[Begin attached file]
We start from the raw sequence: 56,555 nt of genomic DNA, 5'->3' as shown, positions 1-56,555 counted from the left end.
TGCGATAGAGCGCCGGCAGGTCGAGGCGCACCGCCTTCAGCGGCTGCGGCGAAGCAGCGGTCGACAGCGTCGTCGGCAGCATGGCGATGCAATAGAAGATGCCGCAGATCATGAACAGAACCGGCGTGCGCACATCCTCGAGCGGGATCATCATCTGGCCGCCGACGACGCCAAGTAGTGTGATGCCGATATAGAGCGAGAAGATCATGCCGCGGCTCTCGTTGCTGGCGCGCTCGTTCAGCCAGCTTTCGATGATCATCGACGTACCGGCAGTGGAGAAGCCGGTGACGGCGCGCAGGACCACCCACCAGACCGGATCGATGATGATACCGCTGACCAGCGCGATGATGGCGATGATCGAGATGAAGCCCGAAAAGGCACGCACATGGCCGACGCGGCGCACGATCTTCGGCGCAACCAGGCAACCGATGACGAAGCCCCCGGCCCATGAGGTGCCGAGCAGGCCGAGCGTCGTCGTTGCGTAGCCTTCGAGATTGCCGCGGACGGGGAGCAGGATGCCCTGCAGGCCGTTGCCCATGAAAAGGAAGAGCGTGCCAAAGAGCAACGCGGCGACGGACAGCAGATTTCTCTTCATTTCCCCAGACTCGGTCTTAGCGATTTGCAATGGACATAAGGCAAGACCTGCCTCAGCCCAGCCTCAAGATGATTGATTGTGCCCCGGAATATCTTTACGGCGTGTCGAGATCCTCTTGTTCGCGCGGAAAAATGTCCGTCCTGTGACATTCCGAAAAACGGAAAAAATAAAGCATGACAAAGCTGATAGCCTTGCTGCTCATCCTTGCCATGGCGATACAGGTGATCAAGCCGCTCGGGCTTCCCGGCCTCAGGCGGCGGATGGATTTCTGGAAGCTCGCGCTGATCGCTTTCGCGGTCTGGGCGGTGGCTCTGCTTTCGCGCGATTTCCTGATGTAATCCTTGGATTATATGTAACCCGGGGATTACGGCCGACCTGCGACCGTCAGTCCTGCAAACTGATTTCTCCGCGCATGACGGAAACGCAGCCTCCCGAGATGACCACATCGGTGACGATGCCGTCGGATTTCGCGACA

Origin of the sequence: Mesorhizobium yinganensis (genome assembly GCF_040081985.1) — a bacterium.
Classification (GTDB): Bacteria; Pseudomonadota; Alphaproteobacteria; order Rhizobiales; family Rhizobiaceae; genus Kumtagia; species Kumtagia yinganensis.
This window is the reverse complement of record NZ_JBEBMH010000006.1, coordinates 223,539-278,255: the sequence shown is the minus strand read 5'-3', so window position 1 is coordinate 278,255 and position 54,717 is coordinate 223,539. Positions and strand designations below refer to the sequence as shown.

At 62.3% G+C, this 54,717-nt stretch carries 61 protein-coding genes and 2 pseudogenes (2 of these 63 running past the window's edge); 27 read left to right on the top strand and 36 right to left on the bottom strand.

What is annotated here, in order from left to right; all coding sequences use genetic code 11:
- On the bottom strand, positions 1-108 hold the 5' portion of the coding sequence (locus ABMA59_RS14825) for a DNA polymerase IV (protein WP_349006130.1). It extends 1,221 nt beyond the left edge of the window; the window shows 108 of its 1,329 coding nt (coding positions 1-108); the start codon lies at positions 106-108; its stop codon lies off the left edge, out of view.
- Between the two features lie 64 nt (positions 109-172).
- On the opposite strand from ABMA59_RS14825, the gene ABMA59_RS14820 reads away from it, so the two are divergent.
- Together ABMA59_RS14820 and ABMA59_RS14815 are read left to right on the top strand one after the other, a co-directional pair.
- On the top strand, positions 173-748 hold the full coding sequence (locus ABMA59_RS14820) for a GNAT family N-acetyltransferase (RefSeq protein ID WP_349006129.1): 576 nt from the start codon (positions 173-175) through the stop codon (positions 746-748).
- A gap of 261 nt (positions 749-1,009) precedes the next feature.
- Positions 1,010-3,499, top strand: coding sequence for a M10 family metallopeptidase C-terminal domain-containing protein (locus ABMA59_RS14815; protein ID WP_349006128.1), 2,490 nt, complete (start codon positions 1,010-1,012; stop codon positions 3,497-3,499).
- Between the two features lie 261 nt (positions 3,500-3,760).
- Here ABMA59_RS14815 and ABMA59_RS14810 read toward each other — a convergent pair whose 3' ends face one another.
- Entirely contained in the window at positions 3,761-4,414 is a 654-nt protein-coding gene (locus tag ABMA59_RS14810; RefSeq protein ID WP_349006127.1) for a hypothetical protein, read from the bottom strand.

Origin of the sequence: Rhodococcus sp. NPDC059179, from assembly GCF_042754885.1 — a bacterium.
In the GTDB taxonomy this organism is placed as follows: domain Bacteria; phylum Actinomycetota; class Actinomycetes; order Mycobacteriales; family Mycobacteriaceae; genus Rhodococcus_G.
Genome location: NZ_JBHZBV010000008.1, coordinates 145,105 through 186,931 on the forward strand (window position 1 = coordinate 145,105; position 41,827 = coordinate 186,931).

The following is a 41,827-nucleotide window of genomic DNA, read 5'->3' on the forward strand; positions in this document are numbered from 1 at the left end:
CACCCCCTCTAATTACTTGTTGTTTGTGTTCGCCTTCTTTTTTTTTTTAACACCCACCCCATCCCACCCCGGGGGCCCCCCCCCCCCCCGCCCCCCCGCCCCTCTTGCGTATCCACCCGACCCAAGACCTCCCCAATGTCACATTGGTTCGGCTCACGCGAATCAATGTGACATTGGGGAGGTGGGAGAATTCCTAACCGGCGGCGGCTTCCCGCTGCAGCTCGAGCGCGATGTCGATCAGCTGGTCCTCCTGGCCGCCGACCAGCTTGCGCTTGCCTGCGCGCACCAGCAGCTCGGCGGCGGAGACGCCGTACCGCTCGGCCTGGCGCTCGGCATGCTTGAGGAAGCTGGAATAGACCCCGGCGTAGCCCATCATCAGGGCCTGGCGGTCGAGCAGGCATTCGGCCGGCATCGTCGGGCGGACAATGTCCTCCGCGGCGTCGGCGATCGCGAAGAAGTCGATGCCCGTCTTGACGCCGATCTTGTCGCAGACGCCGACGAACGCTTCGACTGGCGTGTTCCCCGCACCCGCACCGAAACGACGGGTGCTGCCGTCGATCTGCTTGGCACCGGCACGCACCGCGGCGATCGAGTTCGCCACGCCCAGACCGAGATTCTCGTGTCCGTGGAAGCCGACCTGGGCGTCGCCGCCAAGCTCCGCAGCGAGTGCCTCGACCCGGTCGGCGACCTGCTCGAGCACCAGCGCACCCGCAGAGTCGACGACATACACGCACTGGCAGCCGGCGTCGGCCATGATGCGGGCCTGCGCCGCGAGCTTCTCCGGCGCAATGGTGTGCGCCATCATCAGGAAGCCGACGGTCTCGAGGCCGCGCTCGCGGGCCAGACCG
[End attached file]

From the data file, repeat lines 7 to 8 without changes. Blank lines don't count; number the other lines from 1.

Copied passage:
What is annotated here, in order from left to right; all coding sequences use genetic code 11:
- On the bottom strand, positions 1-108 hold the 5' portion of the coding sequence (locus ABMA59_RS14825) for a DNA polymerase IV (protein WP_349006130.1). It extends 1,221 nt beyond the left edge of the window; the window shows 108 of its 1,329 coding nt (coding positions 1-108); the start codon lies at positions 106-108; its stop codon lies off the left edge, out of view.